This article was originally published on MakeMontanaHome.org.
By Alexandria Klapmeier
In 2012, a report from Regional Technology Strategies identified a quickly growing cluster of optics and photonics companies and research institutions in Montana. According to this report, the cluster of more than 25 organizations were the highest per capita concentration of optics and photonics companies and research institutions in Montana. Many of these organizations are located in Bozeman, thanks to a strong program at Montana State University.
As the photonics industry in Bozeman grows, one of the companies making headlines recently is Blackmore Lidar Sensors.
Seeing the Future in Bozeman
Blackmore Lidar Sensors was founded in 2016. According to Stephen Crouch, a co-founder of Chief Technical Officer, Blackmore in its simplest form makes 3D imaging devices that can be used in a variety of ways. They are primarily focused on the automotive industry and defense uses, but Blackmore’s technology can be used in other ways such as mapping.
“We had an opportunity to visit Big Sky and went to the top of Lone Peak with a sensor and looked at the glacier on Lone Peak,” Crouch said. “There are a variety of things the technology can do. We can make 3D maps where it is traditionally difficult to deploy lidar technology without taking a huge amount of time. Or without having to put somebody in an unsafe situation.”
But Blackmore’s technology has a big focus on the auto industry, specifically with autonomous or self-driving cars. Some of the company’s investors include BMW i Ventures and Toyota AI Ventures.
“They are the eyeballs,” Crouch said when talking specifically about their technology in autonomous vehicles. “The sensors scan laser beams around the vehicle and that is what builds the 3D image of the surroundings. The measurement approach Blackmore has developed is unique in that it is the only technology that also senses velocity. There are many companies in lidar, but velocity is unique to us.”
Since its formation, Blackmore has racked up several different awards. In 2017, the company was named the Innovator of the Year from the Montana Ambassadors program and was also recognized by the Prospera Business Network as the Innovator of the Year. At the beginning of February, Blackmore received the Prism Award for Photonics Innovation in the transportation category.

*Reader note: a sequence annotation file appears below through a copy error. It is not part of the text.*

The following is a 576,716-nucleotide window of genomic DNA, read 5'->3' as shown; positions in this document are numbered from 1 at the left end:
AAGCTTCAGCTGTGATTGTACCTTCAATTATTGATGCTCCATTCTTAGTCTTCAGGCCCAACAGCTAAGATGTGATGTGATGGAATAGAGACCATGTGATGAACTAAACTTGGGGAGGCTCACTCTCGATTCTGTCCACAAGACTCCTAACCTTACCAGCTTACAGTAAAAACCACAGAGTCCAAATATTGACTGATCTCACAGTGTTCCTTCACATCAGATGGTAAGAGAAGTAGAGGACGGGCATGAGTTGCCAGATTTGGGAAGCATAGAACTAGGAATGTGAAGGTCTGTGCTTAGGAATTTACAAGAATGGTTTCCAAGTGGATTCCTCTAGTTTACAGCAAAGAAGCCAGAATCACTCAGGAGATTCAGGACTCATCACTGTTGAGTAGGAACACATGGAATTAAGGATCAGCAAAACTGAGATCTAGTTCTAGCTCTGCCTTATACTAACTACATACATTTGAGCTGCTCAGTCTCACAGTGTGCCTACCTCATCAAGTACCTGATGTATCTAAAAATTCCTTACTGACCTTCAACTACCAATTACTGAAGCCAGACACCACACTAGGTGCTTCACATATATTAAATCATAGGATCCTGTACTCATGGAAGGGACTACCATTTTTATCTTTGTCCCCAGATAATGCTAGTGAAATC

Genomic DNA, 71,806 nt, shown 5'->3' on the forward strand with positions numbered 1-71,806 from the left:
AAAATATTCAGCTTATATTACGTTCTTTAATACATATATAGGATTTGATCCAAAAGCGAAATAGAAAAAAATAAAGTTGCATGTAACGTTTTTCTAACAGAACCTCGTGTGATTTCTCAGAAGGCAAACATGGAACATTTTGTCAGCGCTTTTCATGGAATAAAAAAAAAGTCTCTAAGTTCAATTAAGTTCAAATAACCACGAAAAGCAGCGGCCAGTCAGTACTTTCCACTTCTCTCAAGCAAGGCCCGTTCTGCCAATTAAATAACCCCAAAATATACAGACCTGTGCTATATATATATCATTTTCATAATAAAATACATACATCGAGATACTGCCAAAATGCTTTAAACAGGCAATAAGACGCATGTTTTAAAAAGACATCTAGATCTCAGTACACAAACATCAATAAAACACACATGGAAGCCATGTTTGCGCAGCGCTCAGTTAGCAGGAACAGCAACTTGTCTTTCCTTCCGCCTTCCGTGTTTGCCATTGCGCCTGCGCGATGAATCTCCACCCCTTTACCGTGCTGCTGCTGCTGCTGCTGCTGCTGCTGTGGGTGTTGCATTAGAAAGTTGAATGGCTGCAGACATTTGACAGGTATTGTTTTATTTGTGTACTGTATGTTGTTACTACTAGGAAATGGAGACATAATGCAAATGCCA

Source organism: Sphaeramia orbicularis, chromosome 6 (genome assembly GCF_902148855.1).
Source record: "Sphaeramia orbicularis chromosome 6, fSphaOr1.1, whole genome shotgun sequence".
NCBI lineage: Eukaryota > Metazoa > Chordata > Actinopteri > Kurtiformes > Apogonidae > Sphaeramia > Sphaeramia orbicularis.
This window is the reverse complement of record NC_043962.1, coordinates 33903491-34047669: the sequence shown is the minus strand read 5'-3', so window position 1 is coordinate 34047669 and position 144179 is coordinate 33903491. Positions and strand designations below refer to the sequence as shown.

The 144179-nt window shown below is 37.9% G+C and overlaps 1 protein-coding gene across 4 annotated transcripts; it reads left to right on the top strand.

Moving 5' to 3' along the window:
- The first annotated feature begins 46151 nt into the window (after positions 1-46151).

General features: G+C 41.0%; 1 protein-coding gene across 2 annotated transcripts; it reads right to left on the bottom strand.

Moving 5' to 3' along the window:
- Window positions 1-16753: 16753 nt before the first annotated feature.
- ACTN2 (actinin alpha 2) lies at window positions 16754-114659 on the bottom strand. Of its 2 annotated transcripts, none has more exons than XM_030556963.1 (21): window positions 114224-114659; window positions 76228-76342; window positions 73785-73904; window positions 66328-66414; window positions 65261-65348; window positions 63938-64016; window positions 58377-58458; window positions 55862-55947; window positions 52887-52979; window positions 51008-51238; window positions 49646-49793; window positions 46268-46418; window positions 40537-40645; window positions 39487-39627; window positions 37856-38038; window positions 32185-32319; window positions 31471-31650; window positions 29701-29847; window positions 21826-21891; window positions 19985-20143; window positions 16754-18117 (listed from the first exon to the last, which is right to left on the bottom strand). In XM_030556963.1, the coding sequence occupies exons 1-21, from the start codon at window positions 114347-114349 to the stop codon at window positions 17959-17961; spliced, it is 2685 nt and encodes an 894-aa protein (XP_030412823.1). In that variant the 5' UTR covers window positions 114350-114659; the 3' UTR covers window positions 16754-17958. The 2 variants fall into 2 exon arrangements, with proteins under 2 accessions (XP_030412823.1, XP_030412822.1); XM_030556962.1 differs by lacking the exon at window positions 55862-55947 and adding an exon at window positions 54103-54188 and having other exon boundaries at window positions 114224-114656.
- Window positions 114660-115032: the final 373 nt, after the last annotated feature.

“The Prism Award recognizes new optics and photonics products,” Crouch said. “It highlights Blackmore’s position as a leader in FM lidar and the broader impact that the technology is poised to have in transportation. Most of all, it was a big win for the diverse team at Blackmore. They put in an incredible amount of hard work to bring this technology to market. I’m super proud to see them recognized at this level.”
Growing in Gallatin
As the company continues to grow, Crouch said Blackmore wants to stay in Bozeman.
“You look at the photonics industry here and the talent pool and the experience, it made a lot of sense to stay here in Bozeman,” Crouch said. “We wanted to build the company here. There is a support system in Bozeman between the photonics companies.”
One of the good problems Blackmore has encountered is growth. Over the past two years, Blackmore has grown from 4 employees to more than 70 people. Crouch said to handle the growth, the company deals with issues as they crop up and seek advice from others who have dealt with growing pains.
Crouch himself is a Montana transplant. He is originally from the South and earned his bachelor’s’ degree in New Jersey. Crouch said he visited Montana a few times as a child, and the Treasure State stuck with him. So when it came to graduate school, he chose Montana State University.
While he left after graduating for a short period, Crouch was able to return to Montana. He hopes the beauty of Montana that attracted him to the state will help others make Montana home.
“In terms of recruiting talent, life in Montana is a dream come true to a certain segment,” he said. “The community here, the ecosystem of companies and the support of government, state and local, in Montana is outstanding.”
So how is the future in for Blackmore in Montana? According to Crouch, “the future is bright and I think that has a lot has to do with the organic growth of the Bozeman photonics community.”